Lower hay prices help ranchers cope with drought impact

Issue Date: August 5, 2009
Ching Lee

Scattered across the parched, brown hillsides of Alameda County in Livermore, rancher Dan Marciel's cattle scrounge for any last trace of forage left on the pasture as he pulls bales of hay from his pickup.

Hay has been a precious commodity in recent years due to soaring costs. Many California ranchers have had to forego purchasing hay, opting instead to shrink their herds when the state's drought-ravaged rangeland left little on the ground for cattle to eat.

While the ongoing drought has not spurred the grass growth needed to keep Marciel's hungry animals fed, he said he could now at least afford to give them hay, because commodity prices have dropped considerably this year.

Standing near a dried-out stockpond on his rangeland, Alameda County rancher Dan Marciel says he will likely need to buy water and haul it to his cattle this summer.

With massive herd reductions by both cattle ranchers and dairy producers, there are also fewer cows to feed nationwide, easing competition and demand for feed.

"Hay prices have really come down from last year," Marciel said. "You couldn't feed hay to your cows last year at all. It was just too costly."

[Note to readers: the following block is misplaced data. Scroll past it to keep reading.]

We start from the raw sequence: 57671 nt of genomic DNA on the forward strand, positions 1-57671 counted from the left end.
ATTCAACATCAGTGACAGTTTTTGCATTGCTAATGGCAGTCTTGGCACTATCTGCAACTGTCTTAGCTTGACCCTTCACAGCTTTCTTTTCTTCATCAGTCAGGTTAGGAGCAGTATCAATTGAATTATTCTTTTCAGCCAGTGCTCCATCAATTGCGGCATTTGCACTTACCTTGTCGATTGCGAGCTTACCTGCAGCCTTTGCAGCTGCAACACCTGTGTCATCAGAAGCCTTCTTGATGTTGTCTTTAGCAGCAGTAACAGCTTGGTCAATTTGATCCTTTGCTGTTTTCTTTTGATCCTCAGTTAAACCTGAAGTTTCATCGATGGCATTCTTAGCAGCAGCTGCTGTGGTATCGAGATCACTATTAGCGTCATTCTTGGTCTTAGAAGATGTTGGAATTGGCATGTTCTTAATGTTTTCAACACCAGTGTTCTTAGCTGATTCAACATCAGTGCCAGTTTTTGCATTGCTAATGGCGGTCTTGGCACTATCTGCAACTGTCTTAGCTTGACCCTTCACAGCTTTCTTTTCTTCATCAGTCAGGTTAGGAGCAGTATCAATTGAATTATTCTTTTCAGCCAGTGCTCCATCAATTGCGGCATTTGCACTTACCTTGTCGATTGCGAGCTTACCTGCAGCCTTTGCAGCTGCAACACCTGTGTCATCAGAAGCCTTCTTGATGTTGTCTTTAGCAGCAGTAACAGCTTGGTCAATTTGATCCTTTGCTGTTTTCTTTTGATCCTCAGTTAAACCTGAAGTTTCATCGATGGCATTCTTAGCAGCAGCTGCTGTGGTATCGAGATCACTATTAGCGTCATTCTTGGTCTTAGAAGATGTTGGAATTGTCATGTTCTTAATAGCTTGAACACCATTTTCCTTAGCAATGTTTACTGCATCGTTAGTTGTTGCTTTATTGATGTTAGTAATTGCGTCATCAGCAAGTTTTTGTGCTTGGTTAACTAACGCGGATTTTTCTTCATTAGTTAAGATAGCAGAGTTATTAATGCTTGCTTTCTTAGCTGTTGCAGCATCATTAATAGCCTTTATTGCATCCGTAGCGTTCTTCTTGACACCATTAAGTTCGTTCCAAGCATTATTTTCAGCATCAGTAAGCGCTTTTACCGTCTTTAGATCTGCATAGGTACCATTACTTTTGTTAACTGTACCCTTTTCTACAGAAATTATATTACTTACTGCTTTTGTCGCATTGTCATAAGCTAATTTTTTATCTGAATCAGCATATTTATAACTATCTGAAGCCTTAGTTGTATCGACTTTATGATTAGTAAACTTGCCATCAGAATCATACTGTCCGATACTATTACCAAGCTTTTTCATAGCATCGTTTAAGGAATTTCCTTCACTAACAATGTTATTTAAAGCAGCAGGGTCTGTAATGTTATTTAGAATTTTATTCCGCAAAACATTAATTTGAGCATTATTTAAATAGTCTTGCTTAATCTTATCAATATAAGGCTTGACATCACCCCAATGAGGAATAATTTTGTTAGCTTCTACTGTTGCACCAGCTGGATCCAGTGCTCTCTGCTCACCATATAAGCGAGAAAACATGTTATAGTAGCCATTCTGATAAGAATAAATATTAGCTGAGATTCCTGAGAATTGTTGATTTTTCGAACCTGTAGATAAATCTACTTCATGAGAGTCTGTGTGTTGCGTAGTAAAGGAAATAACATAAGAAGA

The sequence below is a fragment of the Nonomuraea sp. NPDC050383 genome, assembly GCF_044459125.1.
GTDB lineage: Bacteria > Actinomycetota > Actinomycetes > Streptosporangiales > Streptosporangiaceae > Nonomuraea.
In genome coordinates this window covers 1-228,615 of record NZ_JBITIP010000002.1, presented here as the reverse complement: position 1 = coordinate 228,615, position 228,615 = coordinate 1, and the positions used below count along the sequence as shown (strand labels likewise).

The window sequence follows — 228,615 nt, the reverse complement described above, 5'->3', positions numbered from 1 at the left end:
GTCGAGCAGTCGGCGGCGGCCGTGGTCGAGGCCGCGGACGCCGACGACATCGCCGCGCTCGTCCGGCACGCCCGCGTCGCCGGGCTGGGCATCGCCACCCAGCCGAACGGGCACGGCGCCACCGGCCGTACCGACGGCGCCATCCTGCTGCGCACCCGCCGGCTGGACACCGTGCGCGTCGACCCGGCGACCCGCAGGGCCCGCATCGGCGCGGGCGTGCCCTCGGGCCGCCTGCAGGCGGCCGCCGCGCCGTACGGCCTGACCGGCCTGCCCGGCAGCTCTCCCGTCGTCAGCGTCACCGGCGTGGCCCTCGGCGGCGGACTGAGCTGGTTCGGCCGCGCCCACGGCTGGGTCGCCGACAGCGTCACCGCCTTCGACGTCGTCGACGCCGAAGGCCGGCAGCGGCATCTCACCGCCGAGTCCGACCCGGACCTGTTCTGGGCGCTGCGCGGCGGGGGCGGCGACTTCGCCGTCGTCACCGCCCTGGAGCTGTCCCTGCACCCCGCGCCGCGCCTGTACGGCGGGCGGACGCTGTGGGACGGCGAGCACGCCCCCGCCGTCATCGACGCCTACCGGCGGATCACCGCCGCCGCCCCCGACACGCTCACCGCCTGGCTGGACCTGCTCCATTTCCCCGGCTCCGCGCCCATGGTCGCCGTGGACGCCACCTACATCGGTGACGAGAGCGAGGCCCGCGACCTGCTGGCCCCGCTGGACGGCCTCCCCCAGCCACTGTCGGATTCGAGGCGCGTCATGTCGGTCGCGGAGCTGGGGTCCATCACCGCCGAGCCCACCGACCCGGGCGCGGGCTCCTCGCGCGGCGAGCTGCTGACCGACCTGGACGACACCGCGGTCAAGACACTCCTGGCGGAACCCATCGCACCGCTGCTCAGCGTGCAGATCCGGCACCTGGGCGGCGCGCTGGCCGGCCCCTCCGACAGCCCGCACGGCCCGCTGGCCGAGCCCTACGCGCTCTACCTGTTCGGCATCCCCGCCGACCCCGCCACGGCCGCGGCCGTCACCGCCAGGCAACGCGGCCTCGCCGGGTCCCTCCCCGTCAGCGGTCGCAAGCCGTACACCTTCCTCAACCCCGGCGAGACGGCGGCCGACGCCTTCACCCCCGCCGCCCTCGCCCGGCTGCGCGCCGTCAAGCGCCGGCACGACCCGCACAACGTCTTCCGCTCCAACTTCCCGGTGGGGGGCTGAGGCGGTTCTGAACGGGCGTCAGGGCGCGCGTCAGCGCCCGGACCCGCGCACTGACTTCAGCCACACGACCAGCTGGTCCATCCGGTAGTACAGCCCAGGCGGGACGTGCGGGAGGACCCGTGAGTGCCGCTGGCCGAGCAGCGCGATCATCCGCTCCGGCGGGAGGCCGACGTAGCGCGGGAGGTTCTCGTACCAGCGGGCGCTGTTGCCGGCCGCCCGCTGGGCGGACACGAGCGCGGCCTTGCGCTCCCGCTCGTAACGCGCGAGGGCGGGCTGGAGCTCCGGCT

Merced County cattle rancher Dan DeWees said when hay prices shot up to more than $200 a ton last year, he knew he would lose money on his cattle, so he reduced his herd by 40 percent. This year he's been able to buy hay for $85 a ton, so he's going to buy a few more cows too.

"We're just going to hang in there," he said. "Nobody knows what's going to happen. Everyone says if we just hang on, things are probably going to be better next year. But we've heard that time and time again."

Being able to access less expensive feed is certainly good news for beef producers who may be thinking about growing or retaining a few more heifers, said Holly Foster, a Butte County cattle rancher.

Fires in her area last year burned much of her feed, so she had to cull her herd more aggressively than originally planned. With a much smaller herd this year, Foster said she's ready to build back some of her numbers.

"There are a lot of people who are still suffering and downsizing their herds, so we've tried to take advantage of that a little bit by buying some cows as replacements," she said.

Other ranchers also appear to be in a rebuilding mode. Marciel said he had to reduce 25 percent of his herd in the last two years because of the drought, but plans to keep some of his replacement heifers this year so he can start increasing his herd size again. But with the ongoing drought, he still has some tough management decisions to make.

One concern is getting drinking water to his cattle, since his ponds are all dry. Thirsty cows can drink 10 to 15 gallons of water a day, 20 gallons on hotter days. Marciel worries his well, which pumps water to the trough, won't be able to keep up. That means he'll likely have to buy and haul additional water to his cattle this year, which is not only time consuming but also a lot of extra work, he said.

Not having a source of drinking water can really limit where a rancher can graze his cattle, said Jeff Fowle, a rancher in Siskiyou County. Even if a pasture has feed left on it, if nearby watering holes are dry, sustaining cattle there would still be problematic, he said.